If renal impairment develops during therapy, reduce dosage or discontinue drug until renal function is improved or restored.

Immunosuppressive Effects

Consider immunosuppressive effects when evaluating use in patients in whom immune response may be important or essential. (See Vaccines under Interactions.)

Usually contraindicated in patients with overt or laboratory evidence of immunodeficiency syndromes. (See Contraindications under Cautions.)

Use with extreme caution in presence of active infection.

Hypogammaglobulinemia reported rarely.

Neurologic Effects

Leukoencephalopathy reported following IV administration in patients who had received craniospinal irradiation; chronic leukoencephalopathy also reported in patients receiving repeated high-dose therapy with leucovorin rescue even without cranial irradiation.

Severe neurotoxic effects, manifested mainly by focal or generalized seizures, reported with increased frequency in pediatric patients with ALL who received intermediate-dose IV therapy (1 g/m2); leukoencephalopathy and/or microangiopathic calcifications usually were observed in diagnostic imaging procedures of symptomatic patients.

A transient acute neurologic syndrome observed in patients receiving high-dosage regimens; exact cause unknown. Manifestations of this stroke-like encephalopathy may include confusion, hemiparesis, transient blindness, seizures, and coma.

Intrathecal Administration

Possible acute chemical arachnoiditis manifested by headache, back pain, nuchal rigidity, and/or fever; subacute myelopathy manifested by paraparesis/paraplegia involving one or more spinal nerve roots; chronic leukoencephalopathy (may be progressive and fatal) manifested by confusion, irritability, somnolence, ataxia, dementia, and occasionally seizures and coma; and increased CSF pressure.

Systemic toxicity also may occur following intrathecal administration.

Inadvertent intrathecal overdosage has occurred; symptoms generally include CNS effects (i.e., headache, nausea, vomiting, seizure, acute toxic encephalopathy), although in some cases, no symptoms were reported. Death has occurred following intrathecal overdose; in these cases, cerebellar herniation associated with increased intracranial pressure and acute toxic encephalopathy also reported.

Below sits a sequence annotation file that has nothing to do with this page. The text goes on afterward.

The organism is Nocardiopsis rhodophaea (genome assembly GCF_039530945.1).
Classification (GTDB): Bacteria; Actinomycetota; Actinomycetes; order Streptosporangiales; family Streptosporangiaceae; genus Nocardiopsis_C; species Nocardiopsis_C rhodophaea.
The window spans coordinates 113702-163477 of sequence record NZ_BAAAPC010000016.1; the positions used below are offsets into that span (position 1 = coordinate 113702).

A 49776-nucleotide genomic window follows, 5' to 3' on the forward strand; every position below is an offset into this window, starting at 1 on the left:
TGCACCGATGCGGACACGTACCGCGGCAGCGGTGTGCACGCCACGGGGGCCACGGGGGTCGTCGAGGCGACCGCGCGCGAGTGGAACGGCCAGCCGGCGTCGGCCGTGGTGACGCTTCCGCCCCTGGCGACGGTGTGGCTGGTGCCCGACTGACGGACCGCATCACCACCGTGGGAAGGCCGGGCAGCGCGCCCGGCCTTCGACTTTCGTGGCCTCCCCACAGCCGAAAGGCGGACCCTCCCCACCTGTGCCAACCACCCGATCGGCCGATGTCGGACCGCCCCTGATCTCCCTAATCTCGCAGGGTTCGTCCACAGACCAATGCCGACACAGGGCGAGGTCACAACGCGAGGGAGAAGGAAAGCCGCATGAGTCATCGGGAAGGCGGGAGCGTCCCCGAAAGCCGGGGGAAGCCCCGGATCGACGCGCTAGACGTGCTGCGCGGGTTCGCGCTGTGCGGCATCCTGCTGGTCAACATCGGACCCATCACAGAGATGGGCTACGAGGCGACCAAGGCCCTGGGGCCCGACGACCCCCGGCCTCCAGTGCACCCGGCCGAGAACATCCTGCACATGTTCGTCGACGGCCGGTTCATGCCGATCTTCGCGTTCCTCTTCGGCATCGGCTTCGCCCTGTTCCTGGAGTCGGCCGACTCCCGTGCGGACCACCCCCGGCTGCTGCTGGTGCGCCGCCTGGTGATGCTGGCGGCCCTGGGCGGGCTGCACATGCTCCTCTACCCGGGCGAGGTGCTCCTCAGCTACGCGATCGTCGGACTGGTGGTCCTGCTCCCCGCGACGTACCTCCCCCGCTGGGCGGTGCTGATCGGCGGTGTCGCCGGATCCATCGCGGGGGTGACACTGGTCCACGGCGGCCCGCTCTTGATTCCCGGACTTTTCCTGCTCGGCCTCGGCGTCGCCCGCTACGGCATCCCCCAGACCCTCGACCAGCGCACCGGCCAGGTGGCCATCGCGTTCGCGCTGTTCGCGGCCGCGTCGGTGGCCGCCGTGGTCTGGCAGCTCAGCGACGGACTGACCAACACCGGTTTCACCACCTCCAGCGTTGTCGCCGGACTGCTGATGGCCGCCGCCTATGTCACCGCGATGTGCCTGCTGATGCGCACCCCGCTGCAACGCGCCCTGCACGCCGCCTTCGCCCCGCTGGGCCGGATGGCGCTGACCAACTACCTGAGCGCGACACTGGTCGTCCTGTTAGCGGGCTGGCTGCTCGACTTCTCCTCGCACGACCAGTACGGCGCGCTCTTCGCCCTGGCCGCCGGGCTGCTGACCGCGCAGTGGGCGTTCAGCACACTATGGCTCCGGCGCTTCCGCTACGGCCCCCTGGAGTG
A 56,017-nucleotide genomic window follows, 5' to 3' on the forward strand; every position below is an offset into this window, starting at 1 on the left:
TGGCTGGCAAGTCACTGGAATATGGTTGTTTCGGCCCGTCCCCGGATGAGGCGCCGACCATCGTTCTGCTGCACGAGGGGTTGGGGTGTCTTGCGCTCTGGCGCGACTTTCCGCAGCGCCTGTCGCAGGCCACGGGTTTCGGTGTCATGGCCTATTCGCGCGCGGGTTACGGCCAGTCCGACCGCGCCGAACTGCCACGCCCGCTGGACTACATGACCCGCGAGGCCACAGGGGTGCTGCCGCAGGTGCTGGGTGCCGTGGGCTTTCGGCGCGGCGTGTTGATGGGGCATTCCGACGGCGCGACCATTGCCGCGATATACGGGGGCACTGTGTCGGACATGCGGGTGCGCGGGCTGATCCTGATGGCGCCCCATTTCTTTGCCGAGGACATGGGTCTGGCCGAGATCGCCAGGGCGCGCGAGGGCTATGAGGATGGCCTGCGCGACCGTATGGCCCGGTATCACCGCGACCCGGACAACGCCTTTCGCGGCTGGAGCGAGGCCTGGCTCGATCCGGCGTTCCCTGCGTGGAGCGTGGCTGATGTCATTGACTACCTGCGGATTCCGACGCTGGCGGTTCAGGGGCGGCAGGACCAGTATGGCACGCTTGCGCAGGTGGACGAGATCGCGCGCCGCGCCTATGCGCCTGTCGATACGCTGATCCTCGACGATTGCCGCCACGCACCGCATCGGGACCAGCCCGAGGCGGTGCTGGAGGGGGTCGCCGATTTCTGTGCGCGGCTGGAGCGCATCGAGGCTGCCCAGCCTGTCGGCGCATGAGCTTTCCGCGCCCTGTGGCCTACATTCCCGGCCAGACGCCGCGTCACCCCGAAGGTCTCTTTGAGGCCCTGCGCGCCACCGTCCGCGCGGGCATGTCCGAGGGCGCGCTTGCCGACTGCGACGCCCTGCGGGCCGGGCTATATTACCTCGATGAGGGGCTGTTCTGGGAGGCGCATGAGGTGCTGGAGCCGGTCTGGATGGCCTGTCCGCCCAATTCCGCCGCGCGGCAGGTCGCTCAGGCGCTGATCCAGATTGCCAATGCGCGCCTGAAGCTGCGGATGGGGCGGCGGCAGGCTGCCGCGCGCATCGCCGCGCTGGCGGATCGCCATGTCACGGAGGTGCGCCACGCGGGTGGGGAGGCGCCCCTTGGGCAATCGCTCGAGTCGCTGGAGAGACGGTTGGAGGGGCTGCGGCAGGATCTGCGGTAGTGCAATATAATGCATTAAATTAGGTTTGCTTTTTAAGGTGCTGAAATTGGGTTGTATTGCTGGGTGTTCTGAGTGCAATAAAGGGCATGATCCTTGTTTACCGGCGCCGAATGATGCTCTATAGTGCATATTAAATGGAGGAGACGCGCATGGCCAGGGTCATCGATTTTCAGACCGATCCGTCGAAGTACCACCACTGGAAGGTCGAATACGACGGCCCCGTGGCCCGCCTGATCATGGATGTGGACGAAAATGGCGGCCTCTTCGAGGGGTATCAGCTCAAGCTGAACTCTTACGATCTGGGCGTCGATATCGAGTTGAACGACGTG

Accidental intrathecal overdosage may require intensive systemic support, high-dose systemic leucovorin (intrathecal leucovorin contraindicated), alkaline diuresis, and rapid CSF drainage and ventriculolumbar perfusion.

Focal leukemic involvement of the CNS may not respond to intrathecal methotrexate and may best be treated with radiation therapy.

General Precautions

Adequate Patient Evaluation and Monitoring

Therapeutic response is not likely without some evidence of toxicity. Severity of toxic reactions may be increased when used in combination with other antineoplastic agents and/or radiation therapy.

Closely monitor patients with complete hematologic studies, urinalysis, renal function tests, liver function tests, and chest radiographs. (See Major Toxicities under Cautions.)

If serious toxicity occurs, reduce dosage or discontinue and institute appropriate corrective measures (e.g., use of leucovorin calcium, acute intermittent hemodialysis with a high-flux dialyzer).

Third-Space Compartments

Exits slowly from third-space compartments (e.g., pleural effusions, ascites), resulting in prolonged elimination and unexpected toxicity in patients with substantial third-space accumulations. Evacuation of fluid recommended before treatment; monitor plasma methotrexate concentrations.

Specific Populations

Pregnancy

Category X. (See Fetal/Neonatal Morbidity and Mortality in Boxed Warning and under Cautions.)

Lactation

Distributed into milk. Contraindicated in nursing women because of risk to nursing infant.

Pediatric Use

Safety and efficacy established only for cancer chemotherapy or polyarticular-course juvenile rheumatoid arthritis.

In clinical studies, safety in pediatric patients 2–16 years of age with juvenile rheumatoid arthritis was similar to that observed in adults with rheumatoid arthritis.